Bakassi – The Malnourished Child Of Greedy Parents BY AGBA JALINGO

In Breaking News, Opinion, Politics

Bakassi has so many things in abundance. That is why Bakassi became a global bone of contention in the first place. Apart from the often talked about oil deposits, Bakassi is rich in other mineral resources. Rich in aquatic resources. Rich in popularity. Rich in diversity. Rich in international politics. Rich in pain and sorrow. Rich in settlement and hospitality because anyone can live in and adopt Bakassi as home. Just name it! Yet the Bakassi people became one of the earliest Internally Displaced Persons in their own homeland when there was no war or ethnic crises amongst them.

It’s true that Bakassi has everything, but parents who are genuinely concerned about her welfare. So Bakassi has remained malnourished. Those who control the political economy of Bakassi and Cross River State and Nigeria, have effectively cornered the anticipated perquisites due to the people of the island and conflated the general needs of the people of Bakassi with their personal needs. Apart from turning the indigenes of Bakassi to despicable objects of charity and pittances, successive Cross River State Governments have laid claim to building estates to resettle the Internally Displaced People of Bakassi. All of those places have been taken over by clusters of hoodlums and in reality, till today, the people of Bakassi have no place to call home, despite the little or much that the State gets from the center in the name of Bakassi.

After Bakassi was handed over during the Duke era, it was not immediately clear what the State government benefited. Under Governor Imoke, we were privileged to learn that, a lump sum of fifteen billion naira was released from the Stabilization Fund by RMAFC, to the Cross River State government, plus five hundred million naira monthly augmentation for two years, amounting to 6 billion naira, which was also paid in bulk in June 2013. In addition to another N400million Naira every month. This information was disclosed in a letter dated April 12, 2014 which the RMAFC sent to Imoke, requesting to visit the State to monitor and evaluate what the Bakassi intervention fund had achieved.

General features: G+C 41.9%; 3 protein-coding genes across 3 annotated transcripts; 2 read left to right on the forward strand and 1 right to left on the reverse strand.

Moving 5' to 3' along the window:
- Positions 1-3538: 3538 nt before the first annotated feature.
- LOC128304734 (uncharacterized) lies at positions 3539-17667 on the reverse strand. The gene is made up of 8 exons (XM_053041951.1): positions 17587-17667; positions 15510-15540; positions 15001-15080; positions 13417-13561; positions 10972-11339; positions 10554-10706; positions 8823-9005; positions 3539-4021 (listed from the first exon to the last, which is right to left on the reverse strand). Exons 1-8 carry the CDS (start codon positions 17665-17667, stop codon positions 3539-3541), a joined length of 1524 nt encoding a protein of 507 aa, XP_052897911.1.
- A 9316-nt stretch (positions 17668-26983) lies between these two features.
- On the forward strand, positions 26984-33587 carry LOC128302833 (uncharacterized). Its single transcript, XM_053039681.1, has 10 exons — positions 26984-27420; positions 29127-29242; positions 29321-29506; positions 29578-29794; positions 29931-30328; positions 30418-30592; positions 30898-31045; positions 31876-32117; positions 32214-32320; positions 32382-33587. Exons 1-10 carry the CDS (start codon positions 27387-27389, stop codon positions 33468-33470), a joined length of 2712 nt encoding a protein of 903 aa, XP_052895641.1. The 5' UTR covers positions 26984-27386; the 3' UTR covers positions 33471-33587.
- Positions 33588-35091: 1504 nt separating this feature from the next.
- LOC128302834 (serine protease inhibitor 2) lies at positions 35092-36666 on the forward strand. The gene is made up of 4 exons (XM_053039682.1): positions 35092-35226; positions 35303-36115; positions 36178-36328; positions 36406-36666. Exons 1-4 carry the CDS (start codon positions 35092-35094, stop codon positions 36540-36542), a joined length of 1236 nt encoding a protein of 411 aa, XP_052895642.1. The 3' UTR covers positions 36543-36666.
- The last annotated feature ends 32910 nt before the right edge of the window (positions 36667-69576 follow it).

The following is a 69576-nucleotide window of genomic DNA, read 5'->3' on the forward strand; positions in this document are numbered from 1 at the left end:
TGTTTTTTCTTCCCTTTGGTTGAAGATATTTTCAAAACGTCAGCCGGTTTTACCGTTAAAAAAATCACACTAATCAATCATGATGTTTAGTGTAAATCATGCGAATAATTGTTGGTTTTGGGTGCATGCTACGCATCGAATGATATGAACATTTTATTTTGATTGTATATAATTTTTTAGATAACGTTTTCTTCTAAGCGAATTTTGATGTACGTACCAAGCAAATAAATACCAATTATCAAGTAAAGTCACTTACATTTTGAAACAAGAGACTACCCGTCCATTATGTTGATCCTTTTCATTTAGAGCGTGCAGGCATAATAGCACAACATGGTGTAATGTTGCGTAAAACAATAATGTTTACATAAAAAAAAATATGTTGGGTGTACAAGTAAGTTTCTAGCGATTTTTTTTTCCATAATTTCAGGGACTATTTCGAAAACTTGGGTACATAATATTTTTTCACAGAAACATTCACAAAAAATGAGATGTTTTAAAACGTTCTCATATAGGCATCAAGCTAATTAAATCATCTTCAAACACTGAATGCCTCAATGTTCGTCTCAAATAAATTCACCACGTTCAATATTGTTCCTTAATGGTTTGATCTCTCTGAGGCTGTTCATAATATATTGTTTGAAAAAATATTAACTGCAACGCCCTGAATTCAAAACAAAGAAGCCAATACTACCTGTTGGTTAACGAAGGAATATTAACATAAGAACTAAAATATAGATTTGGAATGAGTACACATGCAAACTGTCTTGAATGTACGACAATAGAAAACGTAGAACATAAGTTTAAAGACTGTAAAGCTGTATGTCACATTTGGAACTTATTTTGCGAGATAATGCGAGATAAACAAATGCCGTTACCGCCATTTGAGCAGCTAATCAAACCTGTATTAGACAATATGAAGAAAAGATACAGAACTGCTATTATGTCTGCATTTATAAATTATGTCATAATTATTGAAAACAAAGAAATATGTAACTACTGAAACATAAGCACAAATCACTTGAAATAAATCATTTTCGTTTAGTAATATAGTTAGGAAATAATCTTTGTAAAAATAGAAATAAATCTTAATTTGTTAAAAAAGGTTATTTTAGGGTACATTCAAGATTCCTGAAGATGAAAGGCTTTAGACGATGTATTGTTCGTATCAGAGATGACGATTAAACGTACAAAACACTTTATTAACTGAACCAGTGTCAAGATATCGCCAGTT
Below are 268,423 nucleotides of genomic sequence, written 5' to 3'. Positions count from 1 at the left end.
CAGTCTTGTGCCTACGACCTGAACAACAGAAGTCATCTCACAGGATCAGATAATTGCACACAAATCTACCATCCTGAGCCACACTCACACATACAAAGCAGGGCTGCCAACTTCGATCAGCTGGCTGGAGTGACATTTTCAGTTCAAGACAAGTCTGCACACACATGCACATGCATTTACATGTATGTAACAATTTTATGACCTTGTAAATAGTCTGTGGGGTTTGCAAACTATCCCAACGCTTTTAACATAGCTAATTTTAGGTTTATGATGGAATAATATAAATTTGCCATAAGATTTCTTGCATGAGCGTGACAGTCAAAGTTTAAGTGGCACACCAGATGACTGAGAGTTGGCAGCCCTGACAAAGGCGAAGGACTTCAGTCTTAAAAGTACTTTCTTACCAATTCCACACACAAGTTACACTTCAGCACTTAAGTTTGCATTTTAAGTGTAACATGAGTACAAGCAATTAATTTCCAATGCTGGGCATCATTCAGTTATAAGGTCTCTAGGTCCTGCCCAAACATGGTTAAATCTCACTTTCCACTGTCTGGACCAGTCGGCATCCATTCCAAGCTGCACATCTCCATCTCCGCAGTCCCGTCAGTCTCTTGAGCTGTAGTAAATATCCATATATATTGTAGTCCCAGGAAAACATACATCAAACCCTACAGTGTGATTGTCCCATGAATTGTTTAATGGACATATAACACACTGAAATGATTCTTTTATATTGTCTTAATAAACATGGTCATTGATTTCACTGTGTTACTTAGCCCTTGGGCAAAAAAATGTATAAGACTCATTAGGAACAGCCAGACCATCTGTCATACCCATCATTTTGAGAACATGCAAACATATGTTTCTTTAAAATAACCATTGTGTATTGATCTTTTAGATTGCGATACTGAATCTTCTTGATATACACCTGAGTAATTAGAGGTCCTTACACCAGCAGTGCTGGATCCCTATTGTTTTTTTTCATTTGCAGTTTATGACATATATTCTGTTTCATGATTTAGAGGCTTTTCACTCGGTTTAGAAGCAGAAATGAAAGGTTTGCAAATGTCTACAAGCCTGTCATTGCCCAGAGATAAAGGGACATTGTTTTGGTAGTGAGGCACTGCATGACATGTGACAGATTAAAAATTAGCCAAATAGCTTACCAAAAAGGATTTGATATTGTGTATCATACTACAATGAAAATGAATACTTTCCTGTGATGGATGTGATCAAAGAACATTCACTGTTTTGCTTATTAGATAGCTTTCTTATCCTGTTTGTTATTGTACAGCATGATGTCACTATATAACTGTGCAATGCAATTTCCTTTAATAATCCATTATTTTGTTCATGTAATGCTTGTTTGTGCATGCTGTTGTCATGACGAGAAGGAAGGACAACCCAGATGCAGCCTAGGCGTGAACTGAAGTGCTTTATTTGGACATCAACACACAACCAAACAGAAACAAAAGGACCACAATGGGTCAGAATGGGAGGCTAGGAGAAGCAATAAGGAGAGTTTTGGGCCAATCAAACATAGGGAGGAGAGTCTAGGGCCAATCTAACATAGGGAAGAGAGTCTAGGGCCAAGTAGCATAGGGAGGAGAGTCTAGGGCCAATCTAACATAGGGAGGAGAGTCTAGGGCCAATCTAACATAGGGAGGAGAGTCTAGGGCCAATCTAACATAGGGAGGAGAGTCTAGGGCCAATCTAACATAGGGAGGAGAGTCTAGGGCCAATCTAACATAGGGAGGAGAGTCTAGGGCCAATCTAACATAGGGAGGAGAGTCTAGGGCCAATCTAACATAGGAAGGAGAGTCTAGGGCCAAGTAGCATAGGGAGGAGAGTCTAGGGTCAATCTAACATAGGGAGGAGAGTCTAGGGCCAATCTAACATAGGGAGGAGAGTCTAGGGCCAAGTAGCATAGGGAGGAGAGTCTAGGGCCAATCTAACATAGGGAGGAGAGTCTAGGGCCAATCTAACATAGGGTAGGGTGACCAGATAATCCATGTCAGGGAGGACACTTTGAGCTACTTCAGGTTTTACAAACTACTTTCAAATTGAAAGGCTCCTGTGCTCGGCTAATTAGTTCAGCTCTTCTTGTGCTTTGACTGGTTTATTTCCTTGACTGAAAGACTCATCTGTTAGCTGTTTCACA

Then in May 2017, a former Chairman of the Revenue Mobilisation Allocation and Fiscal Commission (RMAFC), Aliyu Mohammed, during a visit to the State to see Governor Ayade, said as part of efforts to assuage the pains caused by the loss of Bakassi, about N38billion has been paid as special allocation to the State by the Federal Government over a period of 11 years, as compensation. But the state government insists that this amount was grossly inadequate, considering the enormity of the dislocation suffered by the people, and the attendant economic loss to the State. While I agree completely with the State government that the amount paid so far is grossly inadequate, I will also not fail to ask where in Bakassi can we find the 38billion Naira already received or its equivalent, on the ground?

Like greedy parents who neglect their malnourished children, none of our State governors, both past and present have been interested in even accepting that our State gets anything at all as compensation for the people of Bakassi. Bakassi has become synonymous with pittance and charity despite the fact that billions are coming from Abuja for the rescue of the IDPs as well as statutory monthly allocation hovering between N100m – N150m. An aggregation of all these funds and proper utilization of same will, without any doubt, change the fortunes of the people of Bakassi humongously.

While we must all add our voices to ask for more for Bakassi, even as the country currently prepares a new revenue sharing formula for the three tiers of government, the much that has come into the State and still coming in the name of Bakassi, must be spent on the people of Bakassi and not elsewhere.

Yours sincerely

Citizen Agba Jalingo, a journalist and rights activist is a Cross Riverian and writes in from Lagos.

NB: Opinions expressed in this article are strictly attributable to the author, Agba Jalingo and do not represent the opinion of CrossRiverWatch or any other organization the author works for/with.

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